Russia, Iran, China and Israel rank worst out of 14 key nations and global institutions for the negative influence they are having around the world, survey finds

Russia, Iran, China and Israel have been judged to have the most negative influence of 14 countries and institutions around the world, with global perceptions taking a significant hit over the last five years, according to new research.

A global poll of some 23,800 people from five continents found around half now believe Russia uses its influence for ‘bad’ on the world stage, with Iran, Israel and China also proving divisive in policy.

Public opinion has shifted significantly in the last five years, with comparative polling from 2019 revealing a 22 per cent rise in the share who feel Russia has a largely negative influence in the world.

While global conflicts and tussles for control of strategic corridors and resources may have soured the public’s view of these global players, the perception of Great Britain and the US remains largely the same.

The survey carried out by Ipsos and the Policy Institute at King’s College London found 26 per cent of the global public believe Britain uses its influence for good, placing behind only Canada and Germany.

Russian T-90M and T-14 Armata tanks parade through Red Square during the general rehearsal of the Victory Day military parade in central Moscow on May 7, 2022

Russian President Vladimir Putin attends a meeting of the Council for Science and Education at the Joint Institute for Nuclear Research in Dubna today

Russian President Vladimir Putin attends a meeting of the Council for Science and Education at the Joint Institute for Nuclear Research in Dubna today

Iranian demonstrators burn a barricade during a protest for Mahsa Amini, a woman who died in custody after being arrested by the republic's 'morality police', in Tehran, September 2022

Iranian demonstrators burn a barricade during a protest for Mahsa Amini, a woman who died in custody after being arrested by the republic’s ‘morality police’, in Tehran, September 2022

Polling thousands of international respondents on their perceptions of foreign nations, the researchers found significant shifts in how some of the world’s main players are viewed.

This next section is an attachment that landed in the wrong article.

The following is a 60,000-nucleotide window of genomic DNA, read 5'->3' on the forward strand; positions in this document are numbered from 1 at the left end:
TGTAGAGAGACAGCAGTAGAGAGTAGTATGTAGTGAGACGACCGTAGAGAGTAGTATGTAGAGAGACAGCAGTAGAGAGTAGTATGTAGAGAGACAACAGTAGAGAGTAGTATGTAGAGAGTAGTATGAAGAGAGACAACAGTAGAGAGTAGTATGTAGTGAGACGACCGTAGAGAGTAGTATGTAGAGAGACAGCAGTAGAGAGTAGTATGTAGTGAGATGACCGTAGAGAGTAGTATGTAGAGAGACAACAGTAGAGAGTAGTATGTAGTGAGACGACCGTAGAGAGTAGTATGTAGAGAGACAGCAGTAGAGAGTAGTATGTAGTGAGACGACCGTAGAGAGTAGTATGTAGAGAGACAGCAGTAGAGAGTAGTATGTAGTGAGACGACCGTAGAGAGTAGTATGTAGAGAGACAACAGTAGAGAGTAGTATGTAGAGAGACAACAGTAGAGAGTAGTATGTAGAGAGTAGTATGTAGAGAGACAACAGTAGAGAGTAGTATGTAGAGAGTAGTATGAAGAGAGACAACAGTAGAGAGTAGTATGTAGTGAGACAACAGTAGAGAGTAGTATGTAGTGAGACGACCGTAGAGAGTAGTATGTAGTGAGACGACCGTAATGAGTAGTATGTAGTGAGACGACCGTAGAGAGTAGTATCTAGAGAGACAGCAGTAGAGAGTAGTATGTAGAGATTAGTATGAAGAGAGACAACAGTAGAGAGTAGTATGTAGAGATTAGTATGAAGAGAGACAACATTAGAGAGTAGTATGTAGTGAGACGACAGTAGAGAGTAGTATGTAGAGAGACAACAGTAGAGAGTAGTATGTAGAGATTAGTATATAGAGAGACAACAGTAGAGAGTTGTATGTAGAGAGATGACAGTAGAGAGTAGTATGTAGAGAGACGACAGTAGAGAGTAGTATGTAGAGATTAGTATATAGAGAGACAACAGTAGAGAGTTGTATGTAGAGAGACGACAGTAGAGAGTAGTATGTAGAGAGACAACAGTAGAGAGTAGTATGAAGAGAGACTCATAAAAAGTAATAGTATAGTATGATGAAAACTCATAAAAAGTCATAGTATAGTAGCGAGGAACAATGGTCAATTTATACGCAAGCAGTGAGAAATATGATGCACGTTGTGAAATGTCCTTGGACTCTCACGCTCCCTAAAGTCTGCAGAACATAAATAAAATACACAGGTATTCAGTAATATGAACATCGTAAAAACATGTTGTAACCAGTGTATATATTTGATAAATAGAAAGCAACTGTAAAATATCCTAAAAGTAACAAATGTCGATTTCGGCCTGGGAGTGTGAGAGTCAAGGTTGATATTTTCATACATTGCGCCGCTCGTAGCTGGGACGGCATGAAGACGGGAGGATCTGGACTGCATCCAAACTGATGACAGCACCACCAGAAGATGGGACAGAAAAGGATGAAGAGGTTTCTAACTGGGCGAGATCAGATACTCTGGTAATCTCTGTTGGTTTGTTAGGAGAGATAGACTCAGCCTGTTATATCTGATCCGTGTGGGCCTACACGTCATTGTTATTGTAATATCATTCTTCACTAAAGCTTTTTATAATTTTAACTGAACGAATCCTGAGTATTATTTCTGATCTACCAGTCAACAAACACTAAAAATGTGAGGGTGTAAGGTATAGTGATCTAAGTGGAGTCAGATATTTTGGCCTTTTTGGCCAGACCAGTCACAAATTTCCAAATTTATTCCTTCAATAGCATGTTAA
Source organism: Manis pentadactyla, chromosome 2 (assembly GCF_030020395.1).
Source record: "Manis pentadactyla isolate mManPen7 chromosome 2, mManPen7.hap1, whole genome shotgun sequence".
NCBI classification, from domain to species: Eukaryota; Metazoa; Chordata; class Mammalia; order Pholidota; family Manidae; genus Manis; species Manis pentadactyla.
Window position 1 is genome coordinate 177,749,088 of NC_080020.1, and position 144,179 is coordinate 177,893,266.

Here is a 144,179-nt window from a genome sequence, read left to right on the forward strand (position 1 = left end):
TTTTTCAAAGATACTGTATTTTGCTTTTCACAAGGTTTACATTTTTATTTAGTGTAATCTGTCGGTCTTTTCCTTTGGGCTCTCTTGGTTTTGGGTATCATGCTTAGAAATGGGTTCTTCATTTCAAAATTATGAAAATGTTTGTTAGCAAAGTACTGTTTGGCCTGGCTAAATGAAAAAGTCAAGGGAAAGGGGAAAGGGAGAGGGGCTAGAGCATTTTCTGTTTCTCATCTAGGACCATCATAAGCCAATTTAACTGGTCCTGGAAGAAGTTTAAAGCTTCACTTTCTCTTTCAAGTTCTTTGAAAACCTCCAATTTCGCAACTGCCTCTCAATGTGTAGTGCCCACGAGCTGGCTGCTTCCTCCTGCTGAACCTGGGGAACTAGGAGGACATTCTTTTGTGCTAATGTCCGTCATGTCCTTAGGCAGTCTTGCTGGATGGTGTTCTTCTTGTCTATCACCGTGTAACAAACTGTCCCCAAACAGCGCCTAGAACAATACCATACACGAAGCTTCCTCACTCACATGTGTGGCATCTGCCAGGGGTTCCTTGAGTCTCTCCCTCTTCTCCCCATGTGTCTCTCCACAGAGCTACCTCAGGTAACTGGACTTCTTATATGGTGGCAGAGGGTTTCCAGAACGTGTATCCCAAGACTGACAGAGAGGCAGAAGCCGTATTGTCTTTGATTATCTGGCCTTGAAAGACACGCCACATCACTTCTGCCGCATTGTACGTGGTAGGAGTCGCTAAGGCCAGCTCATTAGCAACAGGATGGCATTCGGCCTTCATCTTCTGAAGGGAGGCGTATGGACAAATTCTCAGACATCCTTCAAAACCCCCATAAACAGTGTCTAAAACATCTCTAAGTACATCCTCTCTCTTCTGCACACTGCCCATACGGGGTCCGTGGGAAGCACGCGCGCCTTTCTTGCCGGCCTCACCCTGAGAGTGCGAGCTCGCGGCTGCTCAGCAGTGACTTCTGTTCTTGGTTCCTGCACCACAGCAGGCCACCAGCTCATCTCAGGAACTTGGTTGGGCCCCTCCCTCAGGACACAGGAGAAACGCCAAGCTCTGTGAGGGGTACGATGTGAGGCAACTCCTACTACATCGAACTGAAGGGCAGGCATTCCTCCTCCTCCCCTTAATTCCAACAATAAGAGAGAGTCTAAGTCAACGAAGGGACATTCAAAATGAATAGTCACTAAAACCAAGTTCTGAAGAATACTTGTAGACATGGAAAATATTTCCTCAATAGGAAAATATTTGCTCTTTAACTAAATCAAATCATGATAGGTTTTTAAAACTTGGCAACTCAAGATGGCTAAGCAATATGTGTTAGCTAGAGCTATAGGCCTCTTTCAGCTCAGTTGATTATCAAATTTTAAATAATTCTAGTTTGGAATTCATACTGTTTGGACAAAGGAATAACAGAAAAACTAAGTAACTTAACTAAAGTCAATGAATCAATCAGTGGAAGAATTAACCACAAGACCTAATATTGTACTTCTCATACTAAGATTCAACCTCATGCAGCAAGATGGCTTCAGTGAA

Forty-eight per cent said they believe Russia to use its influence in the world for ‘bad’, with just nine per cent believing it to be using its power for ‘good’.

This put the eastern European giant ahead of all others by a considerable margin, followed most closely by Iran.

As many as 37 per cent judged Iran to be using its influence for ‘bad’, compared to just eight per cent who believed it was working for the common good.

Iran scored lowest of the 14 nations and institutions examined on this front, although 17 per cent felt Iran was using its influence for both good and bad purposes.

Israel, in the midst of a devastating conflict with Hamas in Gaza, ranked only above Russia and Iran for perceptions of doing good in the world, at 12 per cent.

Around a third of 23,800 respondents believed Israel to be doing more harm around the world – with 21 per cent perceiving some balance.

The ‘mostly good’ assessment has fallen one percentage point since the last polling while ‘mostly bad’ rose nine per cent. 

China and Russia also saw hefty jumps in the number of people judging their actions to be ‘mostly bad’, from respondents in 23 countries taking part in both waves.

The number of people judging China to be having a negative influence rose 10 percentage points as those concerned about Russia rose by nearly a quarter.

People holding Iranian flags gather to stage a demonstration in support of Iran's attack on Israel in Tehran, Iran on April 14

People holding Iranian flags gather to stage a demonstration in support of Iran’s attack on Israel in Tehran, Iran on April 14

Islamic Revolutionary Guard Corps (IRGC) members march during the annual pro-Palestinians Al-Quds, or Jerusalem, Day rally in Tehra,. April 29, 2022

Islamic Revolutionary Guard Corps (IRGC) members march during the annual pro-Palestinians Al-Quds, or Jerusalem, Day rally in Tehra,. April 29, 2022